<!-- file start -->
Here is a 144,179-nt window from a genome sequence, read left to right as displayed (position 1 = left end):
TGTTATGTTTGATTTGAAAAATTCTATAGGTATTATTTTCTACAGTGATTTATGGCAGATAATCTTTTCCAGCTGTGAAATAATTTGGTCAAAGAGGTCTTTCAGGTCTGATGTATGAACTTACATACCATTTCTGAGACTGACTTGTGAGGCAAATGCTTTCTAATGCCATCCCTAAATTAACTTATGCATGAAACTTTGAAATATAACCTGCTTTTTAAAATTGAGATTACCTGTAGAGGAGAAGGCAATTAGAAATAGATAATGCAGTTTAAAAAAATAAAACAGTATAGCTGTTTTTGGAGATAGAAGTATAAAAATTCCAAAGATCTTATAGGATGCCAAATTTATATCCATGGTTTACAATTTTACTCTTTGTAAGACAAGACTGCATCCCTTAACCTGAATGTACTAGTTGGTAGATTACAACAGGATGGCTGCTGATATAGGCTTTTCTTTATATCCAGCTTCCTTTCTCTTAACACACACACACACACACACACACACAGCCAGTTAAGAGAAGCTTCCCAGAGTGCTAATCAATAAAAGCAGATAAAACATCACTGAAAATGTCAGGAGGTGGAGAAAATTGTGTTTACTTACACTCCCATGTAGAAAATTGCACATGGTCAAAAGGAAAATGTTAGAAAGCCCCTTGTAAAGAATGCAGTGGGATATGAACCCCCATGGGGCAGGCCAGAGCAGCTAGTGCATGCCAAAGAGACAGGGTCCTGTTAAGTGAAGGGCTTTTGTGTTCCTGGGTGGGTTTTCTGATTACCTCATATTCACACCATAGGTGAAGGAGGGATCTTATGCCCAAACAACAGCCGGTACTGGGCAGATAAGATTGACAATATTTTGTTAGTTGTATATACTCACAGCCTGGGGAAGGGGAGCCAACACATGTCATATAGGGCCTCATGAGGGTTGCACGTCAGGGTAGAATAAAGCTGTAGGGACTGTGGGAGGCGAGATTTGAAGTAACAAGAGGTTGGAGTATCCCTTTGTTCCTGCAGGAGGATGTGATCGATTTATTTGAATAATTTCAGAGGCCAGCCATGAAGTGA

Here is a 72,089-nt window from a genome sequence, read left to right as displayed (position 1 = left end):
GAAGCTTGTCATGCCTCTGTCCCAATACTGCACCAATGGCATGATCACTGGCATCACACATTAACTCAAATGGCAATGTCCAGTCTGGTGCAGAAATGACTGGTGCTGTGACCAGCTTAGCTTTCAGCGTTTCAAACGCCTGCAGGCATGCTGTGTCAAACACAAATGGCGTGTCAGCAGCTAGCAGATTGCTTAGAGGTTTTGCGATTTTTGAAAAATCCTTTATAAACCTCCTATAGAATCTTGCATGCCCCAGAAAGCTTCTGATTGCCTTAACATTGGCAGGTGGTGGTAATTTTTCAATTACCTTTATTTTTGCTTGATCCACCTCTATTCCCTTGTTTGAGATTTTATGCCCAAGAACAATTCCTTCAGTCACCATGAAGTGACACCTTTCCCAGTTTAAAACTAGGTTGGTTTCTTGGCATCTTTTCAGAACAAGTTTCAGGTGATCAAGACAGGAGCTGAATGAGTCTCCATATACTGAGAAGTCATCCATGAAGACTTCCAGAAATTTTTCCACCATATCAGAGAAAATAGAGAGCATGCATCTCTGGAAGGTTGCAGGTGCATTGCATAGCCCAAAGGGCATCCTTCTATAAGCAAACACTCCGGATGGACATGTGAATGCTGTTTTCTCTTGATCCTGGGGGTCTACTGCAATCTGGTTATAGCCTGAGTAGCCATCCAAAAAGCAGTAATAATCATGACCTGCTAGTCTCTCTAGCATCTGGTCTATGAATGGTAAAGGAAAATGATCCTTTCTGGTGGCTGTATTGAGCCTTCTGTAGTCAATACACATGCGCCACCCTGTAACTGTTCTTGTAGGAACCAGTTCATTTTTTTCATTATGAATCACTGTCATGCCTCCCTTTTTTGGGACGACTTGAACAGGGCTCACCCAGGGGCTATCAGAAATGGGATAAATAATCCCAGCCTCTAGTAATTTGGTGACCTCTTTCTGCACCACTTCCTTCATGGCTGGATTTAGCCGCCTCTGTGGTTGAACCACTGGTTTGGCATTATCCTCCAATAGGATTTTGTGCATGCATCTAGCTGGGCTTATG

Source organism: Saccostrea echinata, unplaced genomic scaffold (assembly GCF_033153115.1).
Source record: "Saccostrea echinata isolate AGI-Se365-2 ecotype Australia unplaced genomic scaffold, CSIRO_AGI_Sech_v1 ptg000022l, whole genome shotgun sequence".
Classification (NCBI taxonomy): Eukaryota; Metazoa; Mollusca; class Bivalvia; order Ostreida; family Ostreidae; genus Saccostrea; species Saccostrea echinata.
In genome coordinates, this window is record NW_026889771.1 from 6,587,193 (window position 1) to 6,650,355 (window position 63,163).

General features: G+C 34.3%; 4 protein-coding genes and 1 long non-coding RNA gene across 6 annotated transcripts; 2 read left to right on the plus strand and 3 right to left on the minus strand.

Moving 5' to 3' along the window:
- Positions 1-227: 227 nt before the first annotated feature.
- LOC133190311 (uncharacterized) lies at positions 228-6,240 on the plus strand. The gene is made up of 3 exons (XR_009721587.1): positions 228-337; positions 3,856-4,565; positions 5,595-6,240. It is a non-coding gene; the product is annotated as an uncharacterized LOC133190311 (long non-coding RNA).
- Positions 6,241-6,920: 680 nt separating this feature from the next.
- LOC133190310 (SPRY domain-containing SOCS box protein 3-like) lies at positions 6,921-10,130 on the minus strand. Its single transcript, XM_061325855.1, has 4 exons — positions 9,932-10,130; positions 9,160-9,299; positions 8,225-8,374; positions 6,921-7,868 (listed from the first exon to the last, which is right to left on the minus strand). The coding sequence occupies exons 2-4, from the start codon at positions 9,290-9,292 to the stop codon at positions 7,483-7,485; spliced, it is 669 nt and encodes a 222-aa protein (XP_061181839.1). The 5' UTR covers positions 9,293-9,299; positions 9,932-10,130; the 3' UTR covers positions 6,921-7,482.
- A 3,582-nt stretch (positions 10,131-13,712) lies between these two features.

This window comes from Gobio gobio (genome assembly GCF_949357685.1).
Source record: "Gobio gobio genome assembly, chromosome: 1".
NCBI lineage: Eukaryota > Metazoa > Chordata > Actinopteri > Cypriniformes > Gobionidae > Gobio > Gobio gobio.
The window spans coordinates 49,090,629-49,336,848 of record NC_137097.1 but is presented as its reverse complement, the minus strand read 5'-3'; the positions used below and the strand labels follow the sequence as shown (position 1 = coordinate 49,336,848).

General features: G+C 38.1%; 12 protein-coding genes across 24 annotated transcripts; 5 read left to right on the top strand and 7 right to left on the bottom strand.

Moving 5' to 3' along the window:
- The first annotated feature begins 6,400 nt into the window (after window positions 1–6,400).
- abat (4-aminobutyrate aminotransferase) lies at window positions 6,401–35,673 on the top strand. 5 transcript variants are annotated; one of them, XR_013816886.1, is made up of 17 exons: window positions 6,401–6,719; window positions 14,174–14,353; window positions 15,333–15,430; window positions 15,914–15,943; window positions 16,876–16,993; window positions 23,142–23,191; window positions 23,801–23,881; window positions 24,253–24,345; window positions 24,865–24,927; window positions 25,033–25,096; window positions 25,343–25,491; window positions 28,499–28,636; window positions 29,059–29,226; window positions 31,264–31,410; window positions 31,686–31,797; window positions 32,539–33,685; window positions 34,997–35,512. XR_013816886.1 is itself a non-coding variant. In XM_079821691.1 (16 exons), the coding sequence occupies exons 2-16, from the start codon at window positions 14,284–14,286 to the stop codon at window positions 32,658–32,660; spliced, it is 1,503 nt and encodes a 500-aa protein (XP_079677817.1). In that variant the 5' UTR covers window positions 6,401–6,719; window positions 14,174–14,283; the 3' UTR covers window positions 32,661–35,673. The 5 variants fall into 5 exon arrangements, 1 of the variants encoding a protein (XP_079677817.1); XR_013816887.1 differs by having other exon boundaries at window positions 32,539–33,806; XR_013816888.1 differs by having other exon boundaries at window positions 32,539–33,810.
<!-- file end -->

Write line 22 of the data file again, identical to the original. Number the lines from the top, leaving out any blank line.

- The first annotated feature begins 6,400 nt into the window (after window positions 1–6,400).